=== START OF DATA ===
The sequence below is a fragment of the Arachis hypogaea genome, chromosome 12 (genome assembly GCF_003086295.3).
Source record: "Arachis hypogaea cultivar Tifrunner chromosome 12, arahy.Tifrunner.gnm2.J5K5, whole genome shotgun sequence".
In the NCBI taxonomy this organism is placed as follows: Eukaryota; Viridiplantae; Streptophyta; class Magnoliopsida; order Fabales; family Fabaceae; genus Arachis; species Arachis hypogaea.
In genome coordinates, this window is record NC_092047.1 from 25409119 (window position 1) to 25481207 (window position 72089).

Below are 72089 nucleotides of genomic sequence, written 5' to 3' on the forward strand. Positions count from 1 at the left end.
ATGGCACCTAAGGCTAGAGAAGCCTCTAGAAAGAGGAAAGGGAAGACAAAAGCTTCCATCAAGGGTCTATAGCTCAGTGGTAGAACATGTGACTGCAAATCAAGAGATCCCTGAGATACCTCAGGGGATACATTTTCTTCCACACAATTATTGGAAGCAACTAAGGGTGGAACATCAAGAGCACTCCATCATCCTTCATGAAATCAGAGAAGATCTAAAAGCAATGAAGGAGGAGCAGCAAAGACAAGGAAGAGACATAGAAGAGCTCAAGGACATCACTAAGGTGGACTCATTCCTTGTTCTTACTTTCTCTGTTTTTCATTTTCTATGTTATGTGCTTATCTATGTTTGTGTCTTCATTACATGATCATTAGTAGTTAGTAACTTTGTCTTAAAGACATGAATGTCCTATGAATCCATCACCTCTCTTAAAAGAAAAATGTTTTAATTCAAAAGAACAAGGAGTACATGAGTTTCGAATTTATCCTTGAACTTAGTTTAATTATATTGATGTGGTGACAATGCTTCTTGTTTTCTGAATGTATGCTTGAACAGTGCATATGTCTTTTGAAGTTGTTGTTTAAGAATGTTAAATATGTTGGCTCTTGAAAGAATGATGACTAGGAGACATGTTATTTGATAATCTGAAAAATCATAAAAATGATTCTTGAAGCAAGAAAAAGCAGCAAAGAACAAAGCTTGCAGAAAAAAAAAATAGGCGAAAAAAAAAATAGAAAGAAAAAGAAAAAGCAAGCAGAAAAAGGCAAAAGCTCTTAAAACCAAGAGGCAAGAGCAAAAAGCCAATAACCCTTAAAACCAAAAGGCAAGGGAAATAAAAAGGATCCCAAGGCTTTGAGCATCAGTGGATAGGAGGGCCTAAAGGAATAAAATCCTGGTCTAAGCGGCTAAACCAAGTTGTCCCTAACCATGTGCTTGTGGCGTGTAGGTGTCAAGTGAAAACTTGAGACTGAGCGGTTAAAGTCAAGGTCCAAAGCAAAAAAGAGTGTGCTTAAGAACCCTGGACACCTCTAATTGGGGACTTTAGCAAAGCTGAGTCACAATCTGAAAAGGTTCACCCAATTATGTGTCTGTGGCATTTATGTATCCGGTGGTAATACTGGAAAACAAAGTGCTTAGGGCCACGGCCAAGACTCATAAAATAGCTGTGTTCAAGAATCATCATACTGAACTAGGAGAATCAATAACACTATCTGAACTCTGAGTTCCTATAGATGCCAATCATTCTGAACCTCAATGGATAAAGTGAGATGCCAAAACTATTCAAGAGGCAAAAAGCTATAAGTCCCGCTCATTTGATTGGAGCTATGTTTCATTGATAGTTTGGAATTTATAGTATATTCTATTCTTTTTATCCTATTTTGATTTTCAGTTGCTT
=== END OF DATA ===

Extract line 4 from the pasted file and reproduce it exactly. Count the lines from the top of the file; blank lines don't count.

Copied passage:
In genome coordinates, this window is record NC_092047.1 from 25409119 (window position 1) to 25481207 (window position 72089).